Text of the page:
Are buyout barons like Leon Black and David Rubenstein worth the billions of dollars they have extracted from the pockets of investors over the past few decades? America’s biggest pension fund is suggesting they are.
In a new analysis of its private-equity holdings, CalPERS – the $295 billion California pension manager – concludes that a quarter-century of realized net gains worth $24.2 billion came at the cost of $3.4 billion in so-called carried interest for fund managers like Apollo and Carlyle.
Based on CalPERS’ figures, since 1990 some 12.3 percent of the gross profit derived from the pension fund’s $29.3 billion of original investments has gone to the managers in the form of carried interest. That hardly seems outrageous given the long-term net returns from private equity within the organization’s portfolio, which it pegs at 11 percent a year since 1990 and 14 percent since 2010.
Having that kind of performance in the mix is vital at a time when interest-rate returns are unusually low and CalPERS is feeling the need to reduce its long-term return target, currently at 7.5 percent.
It’s not quite the whole story. The analysis excludes inactive funds – about a fifth of the portfolio – and focuses on profit shares rather than management fees, which run above $400 million a year according to CalPERS. It also doesn’t count accrued but unrealized gains or the related carried-interest amounts.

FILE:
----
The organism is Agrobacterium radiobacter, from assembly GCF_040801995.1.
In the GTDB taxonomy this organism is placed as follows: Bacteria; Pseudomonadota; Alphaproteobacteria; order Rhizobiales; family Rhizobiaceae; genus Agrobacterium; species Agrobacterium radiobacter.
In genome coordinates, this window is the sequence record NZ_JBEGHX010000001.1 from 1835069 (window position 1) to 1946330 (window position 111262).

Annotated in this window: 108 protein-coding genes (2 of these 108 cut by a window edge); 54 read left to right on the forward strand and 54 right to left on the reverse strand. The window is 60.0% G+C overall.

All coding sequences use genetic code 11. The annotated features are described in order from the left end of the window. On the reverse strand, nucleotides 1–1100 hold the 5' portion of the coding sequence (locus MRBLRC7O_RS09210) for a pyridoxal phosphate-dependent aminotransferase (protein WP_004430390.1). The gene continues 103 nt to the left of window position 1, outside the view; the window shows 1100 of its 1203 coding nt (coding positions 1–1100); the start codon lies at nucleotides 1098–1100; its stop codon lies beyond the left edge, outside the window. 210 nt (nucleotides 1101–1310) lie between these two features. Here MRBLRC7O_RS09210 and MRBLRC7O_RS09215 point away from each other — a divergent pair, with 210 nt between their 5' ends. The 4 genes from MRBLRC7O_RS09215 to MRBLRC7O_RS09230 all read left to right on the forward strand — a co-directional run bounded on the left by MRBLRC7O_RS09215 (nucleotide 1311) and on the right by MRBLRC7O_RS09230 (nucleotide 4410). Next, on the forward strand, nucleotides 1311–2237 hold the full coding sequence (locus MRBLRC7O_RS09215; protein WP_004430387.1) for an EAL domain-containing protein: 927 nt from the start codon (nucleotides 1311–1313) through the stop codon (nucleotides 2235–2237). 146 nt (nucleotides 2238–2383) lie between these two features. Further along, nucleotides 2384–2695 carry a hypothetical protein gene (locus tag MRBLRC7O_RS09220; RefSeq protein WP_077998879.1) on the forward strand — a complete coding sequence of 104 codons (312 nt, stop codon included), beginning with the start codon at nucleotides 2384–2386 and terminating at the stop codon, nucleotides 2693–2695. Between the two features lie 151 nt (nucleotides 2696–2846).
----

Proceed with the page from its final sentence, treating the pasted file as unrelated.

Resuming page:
Still, it’s enough to suggest that private equity performance, net of fees, is worth the cost. That would hold even assuming CalPERS’ roughly 1 percent management fee and 15 percent carried-interest rate on commitments in its most recent fiscal year are lower than others can negotiate.
Despite its traditional opacity, the private-equity industry doesn’t seem to have been obscuring the unjustifiable mix of high fees and low returns that is afflicting some hedge funds after recent poor performance. Of course, greater transparency can only heighten scrutiny of fees, with downward pressure already mounting as the industry grows. But based on CalPERS’ disclosures so far, buyout bosses have more to crow about than to hide.